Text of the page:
DonateIf the information I provide on the blog is useful to you and has been helpful, feel free to tip the beer fund!! I love me some fine craft beer...
Subscribe to Blog via Email
Follow me on TwitterMy Tweets
- Full Disclaimer - Nothing on this site should ever be considered advice, research or the invitation to buy or sell securities. These are my personal opinions only.
Tag Archives: Quantitative Investing
Update: I updated the charts and some of the performance results on March 28, 2017. I found and corrected an error in the performance calculations. Conclusions remain the same. It’s finally time to start turning all the economic indicator stuff I’ve been posting on into something useful for investors. In this post I’ll introduce the SPY-COMP indicator and how it works as tool for entering and exiting investments. The mechanics of the SPY-COMP system are similar to the SPY-UI system I’ve posted on previously. The only difference is that the new system uses a composite of the top 6 economic … Continue reading
The performance of value factors varies over time. Sometimes value is in favor. Sometimes it is out of favor. But overall value overall is one of the two single factors, along with momentum, that has withstood the test of time. But what if one way of expressing value in stocks has simply stopped working or is just nor working as well as in the past? That’s is what I’ll consider in this brief post. In particular, I’ll look at whether it is still worthwhile to use P/B in individual quant stock portfolios. Many of the quant stock models discussed on … Continue reading
Recently, Jim O’Shaughnessy, the author of What Works On Wall Street, took to Twitter with his first tweet storm (basically a short post in a series of tweets). In it he spoke about his thoughts on active management. I thought I should capture it for future reference. I’ll add comments and links throughout. What Works On Wall Street (4th edition) is basically 681 pages on a handful of factors; mainly value and momentum, with minor roles played by small-cap, equal-weighting, and quality. The lack of ability to focus on the long term is the number one behavioral issue that prevents … Continue reading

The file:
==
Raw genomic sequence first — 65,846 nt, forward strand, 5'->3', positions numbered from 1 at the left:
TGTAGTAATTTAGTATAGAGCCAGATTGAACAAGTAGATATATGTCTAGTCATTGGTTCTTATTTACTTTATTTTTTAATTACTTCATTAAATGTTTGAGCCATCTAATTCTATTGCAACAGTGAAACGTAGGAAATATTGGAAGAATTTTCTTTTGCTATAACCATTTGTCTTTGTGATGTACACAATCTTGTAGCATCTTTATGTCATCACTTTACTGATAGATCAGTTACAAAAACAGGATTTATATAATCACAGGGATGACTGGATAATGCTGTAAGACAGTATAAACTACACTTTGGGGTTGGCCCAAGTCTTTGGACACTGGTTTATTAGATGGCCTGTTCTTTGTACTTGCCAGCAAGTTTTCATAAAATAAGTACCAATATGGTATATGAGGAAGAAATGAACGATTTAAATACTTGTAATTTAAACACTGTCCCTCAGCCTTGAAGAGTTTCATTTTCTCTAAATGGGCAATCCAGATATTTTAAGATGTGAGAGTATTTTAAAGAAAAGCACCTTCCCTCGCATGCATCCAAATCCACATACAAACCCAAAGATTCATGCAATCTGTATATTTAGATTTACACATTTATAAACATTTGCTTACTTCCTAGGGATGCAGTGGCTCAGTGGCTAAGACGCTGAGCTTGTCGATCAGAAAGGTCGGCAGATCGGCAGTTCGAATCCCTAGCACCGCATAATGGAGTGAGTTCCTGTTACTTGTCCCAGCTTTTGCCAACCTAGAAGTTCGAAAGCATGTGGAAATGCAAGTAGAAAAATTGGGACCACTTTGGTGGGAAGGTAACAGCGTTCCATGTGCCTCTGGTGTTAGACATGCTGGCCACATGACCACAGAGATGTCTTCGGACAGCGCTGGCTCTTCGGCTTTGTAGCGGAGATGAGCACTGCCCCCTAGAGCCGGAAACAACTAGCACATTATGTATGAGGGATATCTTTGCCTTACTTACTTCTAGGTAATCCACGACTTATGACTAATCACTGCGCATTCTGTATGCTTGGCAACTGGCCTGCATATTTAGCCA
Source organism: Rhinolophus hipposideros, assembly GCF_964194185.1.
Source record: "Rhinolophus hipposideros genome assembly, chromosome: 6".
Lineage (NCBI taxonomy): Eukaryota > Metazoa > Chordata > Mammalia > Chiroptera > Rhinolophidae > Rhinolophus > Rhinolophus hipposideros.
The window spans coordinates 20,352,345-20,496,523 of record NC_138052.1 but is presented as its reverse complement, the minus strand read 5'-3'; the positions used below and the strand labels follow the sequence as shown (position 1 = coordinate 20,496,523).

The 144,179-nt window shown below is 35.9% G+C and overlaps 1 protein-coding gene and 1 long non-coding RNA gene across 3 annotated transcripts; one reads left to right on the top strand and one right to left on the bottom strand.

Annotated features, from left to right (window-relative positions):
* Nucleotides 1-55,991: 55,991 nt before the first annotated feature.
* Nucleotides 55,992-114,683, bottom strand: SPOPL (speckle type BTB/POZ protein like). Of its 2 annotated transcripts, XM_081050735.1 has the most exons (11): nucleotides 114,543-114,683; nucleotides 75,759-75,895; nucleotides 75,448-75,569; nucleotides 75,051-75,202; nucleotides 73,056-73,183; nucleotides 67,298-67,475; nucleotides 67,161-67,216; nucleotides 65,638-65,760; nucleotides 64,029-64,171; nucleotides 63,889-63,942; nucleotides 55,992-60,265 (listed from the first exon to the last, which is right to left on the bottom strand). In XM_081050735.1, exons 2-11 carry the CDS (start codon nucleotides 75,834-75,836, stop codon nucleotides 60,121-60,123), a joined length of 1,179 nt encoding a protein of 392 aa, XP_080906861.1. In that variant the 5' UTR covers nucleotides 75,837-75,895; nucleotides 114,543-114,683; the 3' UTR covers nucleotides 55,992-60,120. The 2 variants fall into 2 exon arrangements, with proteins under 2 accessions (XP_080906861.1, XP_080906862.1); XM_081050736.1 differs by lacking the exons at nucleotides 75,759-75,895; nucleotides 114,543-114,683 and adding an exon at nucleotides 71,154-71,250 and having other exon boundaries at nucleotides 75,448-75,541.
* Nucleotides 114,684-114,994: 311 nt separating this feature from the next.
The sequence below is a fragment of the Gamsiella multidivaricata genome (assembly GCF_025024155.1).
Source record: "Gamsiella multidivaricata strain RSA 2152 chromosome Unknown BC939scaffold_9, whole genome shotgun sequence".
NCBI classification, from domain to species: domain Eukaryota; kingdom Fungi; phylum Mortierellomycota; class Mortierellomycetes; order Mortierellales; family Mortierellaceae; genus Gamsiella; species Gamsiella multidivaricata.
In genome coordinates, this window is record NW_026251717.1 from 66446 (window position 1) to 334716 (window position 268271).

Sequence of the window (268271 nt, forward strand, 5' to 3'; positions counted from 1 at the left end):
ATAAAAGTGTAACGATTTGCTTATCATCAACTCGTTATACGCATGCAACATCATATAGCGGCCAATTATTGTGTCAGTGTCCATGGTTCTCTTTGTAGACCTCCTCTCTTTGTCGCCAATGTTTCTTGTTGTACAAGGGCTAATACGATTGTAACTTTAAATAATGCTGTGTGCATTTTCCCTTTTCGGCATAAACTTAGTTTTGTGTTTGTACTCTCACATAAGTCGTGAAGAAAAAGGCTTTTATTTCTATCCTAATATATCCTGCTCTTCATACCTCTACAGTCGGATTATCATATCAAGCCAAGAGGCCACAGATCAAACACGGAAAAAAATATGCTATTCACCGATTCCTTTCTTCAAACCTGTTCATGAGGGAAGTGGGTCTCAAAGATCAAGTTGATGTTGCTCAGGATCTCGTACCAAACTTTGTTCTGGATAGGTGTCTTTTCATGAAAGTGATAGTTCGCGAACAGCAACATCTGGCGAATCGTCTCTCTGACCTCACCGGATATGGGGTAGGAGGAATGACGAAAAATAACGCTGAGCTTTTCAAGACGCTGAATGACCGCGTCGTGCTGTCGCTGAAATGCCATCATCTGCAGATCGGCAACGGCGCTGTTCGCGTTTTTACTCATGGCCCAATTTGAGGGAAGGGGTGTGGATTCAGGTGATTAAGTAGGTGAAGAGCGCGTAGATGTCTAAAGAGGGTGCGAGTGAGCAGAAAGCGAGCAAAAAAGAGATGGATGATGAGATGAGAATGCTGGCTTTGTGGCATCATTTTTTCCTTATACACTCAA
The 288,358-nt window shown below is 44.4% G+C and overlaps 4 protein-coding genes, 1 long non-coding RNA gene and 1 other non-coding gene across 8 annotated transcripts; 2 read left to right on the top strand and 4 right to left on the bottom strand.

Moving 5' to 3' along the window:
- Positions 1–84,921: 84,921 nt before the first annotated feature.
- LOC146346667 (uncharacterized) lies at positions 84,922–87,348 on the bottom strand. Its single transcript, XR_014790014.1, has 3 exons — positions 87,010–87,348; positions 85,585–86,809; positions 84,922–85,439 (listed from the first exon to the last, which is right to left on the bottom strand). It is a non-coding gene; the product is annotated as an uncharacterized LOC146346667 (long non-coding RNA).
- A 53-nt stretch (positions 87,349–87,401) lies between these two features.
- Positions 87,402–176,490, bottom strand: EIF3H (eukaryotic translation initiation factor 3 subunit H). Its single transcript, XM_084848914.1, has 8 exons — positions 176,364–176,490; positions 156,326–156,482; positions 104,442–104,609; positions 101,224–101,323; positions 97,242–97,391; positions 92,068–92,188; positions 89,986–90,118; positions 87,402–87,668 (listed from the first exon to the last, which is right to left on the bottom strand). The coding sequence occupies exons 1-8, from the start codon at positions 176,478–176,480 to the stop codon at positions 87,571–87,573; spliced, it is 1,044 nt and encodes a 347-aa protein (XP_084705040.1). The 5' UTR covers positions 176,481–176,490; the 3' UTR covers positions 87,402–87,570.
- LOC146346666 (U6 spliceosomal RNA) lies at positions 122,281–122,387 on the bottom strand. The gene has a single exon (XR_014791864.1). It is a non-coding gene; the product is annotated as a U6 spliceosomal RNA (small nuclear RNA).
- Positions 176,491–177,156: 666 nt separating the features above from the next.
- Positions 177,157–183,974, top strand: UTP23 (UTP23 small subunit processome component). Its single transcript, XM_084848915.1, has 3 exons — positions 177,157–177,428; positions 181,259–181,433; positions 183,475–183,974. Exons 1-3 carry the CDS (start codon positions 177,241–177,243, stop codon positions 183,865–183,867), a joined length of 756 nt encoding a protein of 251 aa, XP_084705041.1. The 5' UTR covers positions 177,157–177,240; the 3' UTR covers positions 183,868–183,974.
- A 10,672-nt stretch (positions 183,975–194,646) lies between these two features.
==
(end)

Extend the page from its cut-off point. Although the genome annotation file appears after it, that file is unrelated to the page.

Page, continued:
Note: All the data tables have been updated to include the TAA bond strategy. Thanks to AllocateSmartly, P123, and Stockcharts.com, I was able to gather 2016 performance data much sooner than last year. This post updates the portfolio statistics, through 2016, for all the various portfolios I track that I have data for going back to 1973. It is not comprehensive by any means but contains a good sample of various diversified global buy and hold portfolios, tactical asset allocation portfolios, and quant portfolios, as well as the popular benchmarks, in particular the 60/40 portfolio for US investors. Last year’s … Continue reading
Happy New Year everyone! Hope you all had a great holiday season full of great food, family, and a lack of financial market news and data. I just returned from two weeks with my entire family, plus my wife’s family, down in Coconut Grove, Fl in a great Airbnb rental. It provided a much needed rest and re-charge particularly from the markets. Now, its time to get back to business in 2017. For the first couple of posts this year I’ll do some looking back at 2016 performance. Today I’ll cover 2016 total returns for the various quant strategies I … Continue reading